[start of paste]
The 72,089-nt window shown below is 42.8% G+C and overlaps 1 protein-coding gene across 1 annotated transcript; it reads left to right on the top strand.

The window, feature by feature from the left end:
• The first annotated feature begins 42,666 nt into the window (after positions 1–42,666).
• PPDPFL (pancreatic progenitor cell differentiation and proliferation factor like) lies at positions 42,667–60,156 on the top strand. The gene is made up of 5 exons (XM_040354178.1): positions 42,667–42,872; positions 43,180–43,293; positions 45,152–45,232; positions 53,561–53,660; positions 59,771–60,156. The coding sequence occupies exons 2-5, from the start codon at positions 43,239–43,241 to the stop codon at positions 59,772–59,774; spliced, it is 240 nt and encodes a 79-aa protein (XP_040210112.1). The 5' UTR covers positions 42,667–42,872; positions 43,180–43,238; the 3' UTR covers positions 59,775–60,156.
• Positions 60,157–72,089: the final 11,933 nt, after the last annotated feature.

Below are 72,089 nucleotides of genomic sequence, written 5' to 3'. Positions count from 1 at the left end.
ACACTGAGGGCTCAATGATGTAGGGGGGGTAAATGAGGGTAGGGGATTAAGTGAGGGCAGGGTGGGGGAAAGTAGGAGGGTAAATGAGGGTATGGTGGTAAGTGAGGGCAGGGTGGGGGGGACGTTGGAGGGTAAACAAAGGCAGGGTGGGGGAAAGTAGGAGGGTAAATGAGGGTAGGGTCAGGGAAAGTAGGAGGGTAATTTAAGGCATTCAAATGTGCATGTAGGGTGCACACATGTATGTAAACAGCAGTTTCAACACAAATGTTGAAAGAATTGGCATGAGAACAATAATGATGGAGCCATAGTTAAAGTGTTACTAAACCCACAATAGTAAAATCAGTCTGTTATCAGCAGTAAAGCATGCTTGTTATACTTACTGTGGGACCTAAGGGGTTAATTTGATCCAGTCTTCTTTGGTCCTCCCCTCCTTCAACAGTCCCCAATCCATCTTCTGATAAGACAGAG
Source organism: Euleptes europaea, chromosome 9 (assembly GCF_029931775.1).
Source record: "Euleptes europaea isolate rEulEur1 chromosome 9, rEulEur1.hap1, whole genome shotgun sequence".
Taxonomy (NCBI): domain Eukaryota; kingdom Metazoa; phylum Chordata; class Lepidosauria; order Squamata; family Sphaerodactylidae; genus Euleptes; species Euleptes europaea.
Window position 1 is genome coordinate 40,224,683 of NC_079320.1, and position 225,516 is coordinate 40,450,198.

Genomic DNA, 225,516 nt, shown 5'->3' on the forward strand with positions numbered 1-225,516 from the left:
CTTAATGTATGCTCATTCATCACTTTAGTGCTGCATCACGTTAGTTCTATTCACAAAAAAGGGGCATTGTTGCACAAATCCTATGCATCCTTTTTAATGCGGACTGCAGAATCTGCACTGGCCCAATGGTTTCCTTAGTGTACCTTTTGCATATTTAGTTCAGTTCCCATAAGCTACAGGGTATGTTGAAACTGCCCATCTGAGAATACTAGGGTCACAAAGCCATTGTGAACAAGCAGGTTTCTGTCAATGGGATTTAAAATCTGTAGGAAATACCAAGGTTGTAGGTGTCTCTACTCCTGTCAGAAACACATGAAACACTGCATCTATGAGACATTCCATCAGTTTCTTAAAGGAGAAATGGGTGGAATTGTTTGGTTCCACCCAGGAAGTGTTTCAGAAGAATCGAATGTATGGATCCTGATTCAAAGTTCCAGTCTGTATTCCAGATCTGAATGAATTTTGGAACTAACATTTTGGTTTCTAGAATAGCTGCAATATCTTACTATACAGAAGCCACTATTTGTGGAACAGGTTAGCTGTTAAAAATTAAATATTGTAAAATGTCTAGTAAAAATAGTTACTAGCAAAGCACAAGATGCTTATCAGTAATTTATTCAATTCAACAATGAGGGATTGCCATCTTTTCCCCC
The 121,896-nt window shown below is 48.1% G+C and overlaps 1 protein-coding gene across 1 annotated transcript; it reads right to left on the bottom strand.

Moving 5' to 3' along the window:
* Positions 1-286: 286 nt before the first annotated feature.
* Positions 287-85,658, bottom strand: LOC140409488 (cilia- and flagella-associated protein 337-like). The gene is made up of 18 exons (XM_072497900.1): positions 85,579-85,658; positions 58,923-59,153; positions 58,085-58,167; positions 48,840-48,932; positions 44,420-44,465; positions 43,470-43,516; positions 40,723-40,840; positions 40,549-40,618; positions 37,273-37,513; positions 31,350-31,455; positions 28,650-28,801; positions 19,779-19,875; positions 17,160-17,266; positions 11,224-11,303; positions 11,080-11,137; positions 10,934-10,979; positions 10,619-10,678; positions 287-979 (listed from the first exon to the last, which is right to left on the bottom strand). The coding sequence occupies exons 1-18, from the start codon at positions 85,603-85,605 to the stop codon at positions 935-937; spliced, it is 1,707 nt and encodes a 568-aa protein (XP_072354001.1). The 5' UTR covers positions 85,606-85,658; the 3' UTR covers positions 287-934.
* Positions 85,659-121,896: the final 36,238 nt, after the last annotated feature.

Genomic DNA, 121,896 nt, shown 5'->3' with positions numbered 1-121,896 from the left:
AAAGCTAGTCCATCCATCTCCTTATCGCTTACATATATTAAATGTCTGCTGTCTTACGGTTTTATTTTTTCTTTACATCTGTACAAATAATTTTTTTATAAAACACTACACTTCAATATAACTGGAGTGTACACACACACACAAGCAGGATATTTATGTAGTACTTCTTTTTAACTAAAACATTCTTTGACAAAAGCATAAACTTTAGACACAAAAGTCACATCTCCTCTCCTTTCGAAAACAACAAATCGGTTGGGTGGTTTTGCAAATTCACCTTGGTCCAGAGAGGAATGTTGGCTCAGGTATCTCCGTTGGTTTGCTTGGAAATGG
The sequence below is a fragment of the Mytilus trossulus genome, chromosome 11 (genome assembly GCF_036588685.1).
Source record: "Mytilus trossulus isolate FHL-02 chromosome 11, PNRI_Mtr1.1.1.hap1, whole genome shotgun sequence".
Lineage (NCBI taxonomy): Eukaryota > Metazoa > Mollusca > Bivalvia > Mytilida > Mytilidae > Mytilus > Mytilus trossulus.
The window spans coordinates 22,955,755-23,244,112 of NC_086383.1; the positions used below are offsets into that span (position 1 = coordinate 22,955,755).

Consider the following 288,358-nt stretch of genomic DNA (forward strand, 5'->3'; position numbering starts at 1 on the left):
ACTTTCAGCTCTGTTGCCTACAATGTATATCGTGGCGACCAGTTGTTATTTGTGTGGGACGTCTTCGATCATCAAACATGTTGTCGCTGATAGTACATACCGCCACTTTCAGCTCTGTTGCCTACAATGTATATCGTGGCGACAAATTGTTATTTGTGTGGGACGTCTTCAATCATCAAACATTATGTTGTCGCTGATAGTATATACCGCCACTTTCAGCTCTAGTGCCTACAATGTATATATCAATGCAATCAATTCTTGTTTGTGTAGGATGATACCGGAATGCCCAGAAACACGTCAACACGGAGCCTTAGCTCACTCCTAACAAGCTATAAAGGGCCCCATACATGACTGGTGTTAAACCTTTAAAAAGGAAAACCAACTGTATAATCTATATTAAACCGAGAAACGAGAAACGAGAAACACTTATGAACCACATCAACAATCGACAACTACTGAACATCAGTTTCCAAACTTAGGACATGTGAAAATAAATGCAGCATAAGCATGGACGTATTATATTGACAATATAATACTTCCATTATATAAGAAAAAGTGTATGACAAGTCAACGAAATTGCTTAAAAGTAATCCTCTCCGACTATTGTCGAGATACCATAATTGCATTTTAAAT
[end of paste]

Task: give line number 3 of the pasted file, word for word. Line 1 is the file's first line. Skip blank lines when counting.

• The first annotated feature begins 42,666 nt into the window (after positions 1–42,666).